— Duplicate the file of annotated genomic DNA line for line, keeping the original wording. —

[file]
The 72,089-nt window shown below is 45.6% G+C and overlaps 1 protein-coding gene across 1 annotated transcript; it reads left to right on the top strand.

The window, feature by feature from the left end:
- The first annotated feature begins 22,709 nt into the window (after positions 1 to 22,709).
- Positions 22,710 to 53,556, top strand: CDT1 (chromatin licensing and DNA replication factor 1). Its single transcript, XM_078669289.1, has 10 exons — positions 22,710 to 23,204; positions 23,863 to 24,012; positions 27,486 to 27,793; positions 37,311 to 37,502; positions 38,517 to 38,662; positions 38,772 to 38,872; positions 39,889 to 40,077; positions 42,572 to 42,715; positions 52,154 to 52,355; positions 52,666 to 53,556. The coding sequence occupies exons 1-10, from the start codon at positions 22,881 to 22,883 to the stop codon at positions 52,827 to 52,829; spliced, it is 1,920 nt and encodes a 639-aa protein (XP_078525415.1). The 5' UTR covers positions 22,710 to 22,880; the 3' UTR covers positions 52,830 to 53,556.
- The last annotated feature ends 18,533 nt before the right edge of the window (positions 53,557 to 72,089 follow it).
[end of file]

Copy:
The 72,089-nt window shown below is 45.6% G+C and overlaps 1 protein-coding gene across 1 annotated transcript; it reads left to right on the top strand.

The window, feature by feature from the left end:
- The first annotated feature begins 22,709 nt into the window (after positions 1 to 22,709).
- Positions 22,710 to 53,556, top strand: CDT1 (chromatin licensing and DNA replication factor 1). Its single transcript, XM_078669289.1, has 10 exons — positions 22,710 to 23,204; positions 23,863 to 24,012; positions 27,486 to 27,793; positions 37,311 to 37,502; positions 38,517 to 38,662; positions 38,772 to 38,872; positions 39,889 to 40,077; positions 42,572 to 42,715; positions 52,154 to 52,355; positions 52,666 to 53,556. The coding sequence occupies exons 1-10, from the start codon at positions 22,881 to 22,883 to the stop codon at positions 52,827 to 52,829; spliced, it is 1,920 nt and encodes a 639-aa protein (XP_078525415.1). The 5' UTR covers positions 22,710 to 22,880; the 3' UTR covers positions 52,830 to 53,556.
- The last annotated feature ends 18,533 nt before the right edge of the window (positions 53,557 to 72,089 follow it).